Charles I at the Hunt, also known under its French title Le Roi à la chasse, is an oil-on-canvas portrait of Charles I of England by Anthony van Dyck, dated to c. 1635, and now in the Louvre Museum in Paris. It depicts Charles in civilian clothing and standing next to a horse as if resting on a hunt, in a manner described by the Louvre as a "subtle compromise between gentlemanly nonchalance and regal assurance".
Van Dyck gives his naturalistic style full expression: "Charles is given a totally natural look of instinctive sovereignty, in a deliberately informal setting where he strolls so negligently that that he seems at first glance nature's gentleman rather than England's King". The 105 centimetres (41 in) by 76 centimetres (30 in) painting depicts Charles in lighter colours to the left of the painting, standing against the darker ground and the shadowed servants and horse under a tree to the right; his dark hat prevents his face from appearing washed out by the sky.
Charles is dismounted, and stands as if surveying his domain and the sea beyond (perhaps the Solent with the Isle of Wight visible in the distance). His head is turned and his face pinched in a disdainful and somewhat bitter smile. The king was famously sensitive about his height, and the painting compensates by placing the viewer at a low-angle point of view, looking up at the king. A Latin inscription on a rock in the lower right corner establishes his rights as a king: Carolus.I.REX Magnae Britanniae ("Charles I, King of Great Britain" – a political statement at the time, only 32 years after his father James had united the crowns of Scotland and England, and proclaimed himself King of Great Britain, and nearly 70 years before the Acts of Union legally created the Kingdom of Great Britain).
|Van Dyck's Charles I at the Hunt, Smarthistory
Charles is dressed as an aristocratic gentleman in a wide-brimmed cavalier hat, teardrop earring, shimmering silver satin doublet, red breeches, and turned-down leather boots, apparently resting during a day of hunting. He is girt with a sword, with one hand resting nonchalantly on a walking stick; the other rests on his hip, holding his gloves as a sign of his sovereignty and assurance. The painting also shows a young page and Charles' picture-buying agent and favoured courtier, Endymion Porter, who is holding the horse. The horse seemingly bows its head in submission to the king.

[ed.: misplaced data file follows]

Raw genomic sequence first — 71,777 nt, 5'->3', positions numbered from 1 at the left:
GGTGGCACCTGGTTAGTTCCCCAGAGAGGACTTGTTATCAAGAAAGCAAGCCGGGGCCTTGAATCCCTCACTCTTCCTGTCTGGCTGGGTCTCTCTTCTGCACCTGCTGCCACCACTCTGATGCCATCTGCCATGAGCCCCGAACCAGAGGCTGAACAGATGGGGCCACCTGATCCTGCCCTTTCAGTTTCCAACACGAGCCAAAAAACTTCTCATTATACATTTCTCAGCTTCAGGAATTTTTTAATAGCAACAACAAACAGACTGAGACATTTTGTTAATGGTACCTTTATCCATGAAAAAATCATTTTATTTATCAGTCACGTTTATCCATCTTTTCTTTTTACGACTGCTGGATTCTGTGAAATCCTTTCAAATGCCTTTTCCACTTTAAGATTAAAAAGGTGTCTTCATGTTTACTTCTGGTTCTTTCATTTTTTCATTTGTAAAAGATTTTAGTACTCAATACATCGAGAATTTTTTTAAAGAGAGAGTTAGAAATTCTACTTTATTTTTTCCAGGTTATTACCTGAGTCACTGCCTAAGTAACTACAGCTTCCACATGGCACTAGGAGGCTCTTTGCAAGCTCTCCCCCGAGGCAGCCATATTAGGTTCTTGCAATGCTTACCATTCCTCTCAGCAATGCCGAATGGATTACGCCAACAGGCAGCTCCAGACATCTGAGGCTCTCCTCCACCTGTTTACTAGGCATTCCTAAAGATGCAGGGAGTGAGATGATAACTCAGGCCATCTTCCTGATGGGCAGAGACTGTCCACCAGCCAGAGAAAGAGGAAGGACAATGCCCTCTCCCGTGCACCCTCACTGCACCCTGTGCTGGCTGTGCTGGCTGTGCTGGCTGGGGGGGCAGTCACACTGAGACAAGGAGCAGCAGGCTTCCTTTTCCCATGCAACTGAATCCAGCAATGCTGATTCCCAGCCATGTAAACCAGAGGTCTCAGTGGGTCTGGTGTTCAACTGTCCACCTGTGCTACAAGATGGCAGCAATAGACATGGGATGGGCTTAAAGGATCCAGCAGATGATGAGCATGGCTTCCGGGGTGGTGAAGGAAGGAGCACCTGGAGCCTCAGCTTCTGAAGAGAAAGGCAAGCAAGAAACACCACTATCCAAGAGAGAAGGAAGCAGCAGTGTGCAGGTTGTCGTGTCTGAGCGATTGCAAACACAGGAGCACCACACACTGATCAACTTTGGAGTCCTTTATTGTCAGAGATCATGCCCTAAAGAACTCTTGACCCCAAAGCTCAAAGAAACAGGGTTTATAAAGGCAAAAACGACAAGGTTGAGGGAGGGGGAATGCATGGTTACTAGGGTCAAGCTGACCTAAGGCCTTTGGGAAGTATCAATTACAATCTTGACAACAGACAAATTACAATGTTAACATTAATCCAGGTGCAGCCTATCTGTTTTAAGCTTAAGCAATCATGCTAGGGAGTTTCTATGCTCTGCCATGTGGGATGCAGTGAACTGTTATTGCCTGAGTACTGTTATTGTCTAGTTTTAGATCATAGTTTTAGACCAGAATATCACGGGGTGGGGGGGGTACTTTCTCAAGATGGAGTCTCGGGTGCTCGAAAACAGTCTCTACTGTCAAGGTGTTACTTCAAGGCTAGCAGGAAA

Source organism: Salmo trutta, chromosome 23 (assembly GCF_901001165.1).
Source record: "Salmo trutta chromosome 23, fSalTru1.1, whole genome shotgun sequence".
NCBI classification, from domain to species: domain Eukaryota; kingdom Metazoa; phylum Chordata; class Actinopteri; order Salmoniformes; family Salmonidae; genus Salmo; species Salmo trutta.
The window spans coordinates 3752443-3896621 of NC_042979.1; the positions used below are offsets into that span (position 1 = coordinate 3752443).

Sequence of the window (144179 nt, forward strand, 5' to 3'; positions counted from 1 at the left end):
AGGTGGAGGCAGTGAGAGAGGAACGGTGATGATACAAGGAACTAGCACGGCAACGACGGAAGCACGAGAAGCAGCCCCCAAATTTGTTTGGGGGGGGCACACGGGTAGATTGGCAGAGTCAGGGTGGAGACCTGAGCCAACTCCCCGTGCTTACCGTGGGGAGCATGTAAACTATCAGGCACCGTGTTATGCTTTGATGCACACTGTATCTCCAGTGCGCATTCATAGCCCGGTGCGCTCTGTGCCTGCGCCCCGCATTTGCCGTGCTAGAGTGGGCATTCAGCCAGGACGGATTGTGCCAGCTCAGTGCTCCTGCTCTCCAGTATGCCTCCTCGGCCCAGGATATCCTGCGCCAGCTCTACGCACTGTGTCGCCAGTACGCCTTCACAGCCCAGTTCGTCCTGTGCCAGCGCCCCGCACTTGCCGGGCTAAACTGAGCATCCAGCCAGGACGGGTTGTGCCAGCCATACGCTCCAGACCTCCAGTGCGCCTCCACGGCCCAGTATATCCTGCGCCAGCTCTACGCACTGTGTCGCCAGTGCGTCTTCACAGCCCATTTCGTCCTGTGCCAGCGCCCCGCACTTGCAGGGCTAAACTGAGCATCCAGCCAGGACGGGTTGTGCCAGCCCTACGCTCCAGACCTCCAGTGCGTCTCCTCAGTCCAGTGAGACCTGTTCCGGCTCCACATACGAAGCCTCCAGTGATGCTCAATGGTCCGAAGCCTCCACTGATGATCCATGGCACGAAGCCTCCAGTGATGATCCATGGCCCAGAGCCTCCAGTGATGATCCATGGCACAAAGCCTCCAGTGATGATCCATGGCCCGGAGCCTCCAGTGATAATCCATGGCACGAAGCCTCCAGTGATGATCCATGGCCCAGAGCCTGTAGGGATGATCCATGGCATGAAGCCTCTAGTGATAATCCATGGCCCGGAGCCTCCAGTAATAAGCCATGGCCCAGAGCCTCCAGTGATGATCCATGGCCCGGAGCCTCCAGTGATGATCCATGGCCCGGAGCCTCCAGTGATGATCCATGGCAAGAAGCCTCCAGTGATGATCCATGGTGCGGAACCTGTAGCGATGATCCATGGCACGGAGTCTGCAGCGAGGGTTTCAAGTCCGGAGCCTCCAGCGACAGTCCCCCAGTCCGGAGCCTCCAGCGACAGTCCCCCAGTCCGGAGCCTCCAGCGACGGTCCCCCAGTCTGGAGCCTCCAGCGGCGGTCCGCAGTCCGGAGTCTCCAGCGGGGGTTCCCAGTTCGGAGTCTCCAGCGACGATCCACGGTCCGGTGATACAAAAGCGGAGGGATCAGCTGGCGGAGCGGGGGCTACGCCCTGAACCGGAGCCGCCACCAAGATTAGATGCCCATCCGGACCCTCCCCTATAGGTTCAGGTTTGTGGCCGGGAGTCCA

In his three years as England's Principal Painter in Ordinary, van Dyck had already made two other equestrian portraits of Charles in armour: Charles I with M. de St Antoine, depicting Charles accompanied by his riding master, Pierre Antoine Bourdon, Seigneur de St Antoine; and Equestrian Portrait of Charles I, depicting Charles as a heroic philosopher king, contemplatively surveying his domain.
Charles paid van Dyck £100 for the painting in 1638 – although the artist originally requested £200 – but it is not mentioned in the inventory of his collections after his execution in 1649. It was in France by 1738, and the Comtesse du Barry sold the painting to Louis XVI of France in 1775.
- Charles I: The Personal Monarch, Charles Carlton, p. 145
- The Tudor and Stuart Monarchy: Jacobean and Caroline, Roy C. Strong, p. 177
- Charles I: A Political Life, Richard Cust, p. 159
- The Art of the Portrait: Masterpieces of European Portrait-painting, 1420–1670, Norbert Schneider, pp. 128–130
- "Anthony van Dyck’s Equestrian Portraits of Charles I", Alena M. Buis, Concordia Undergraduate Journal of Art History, Issue #1, June 2005
Text is available under the CC BY-SA 4.0 license; additional terms may apply.
Images, videos and audio are available under their respective licenses.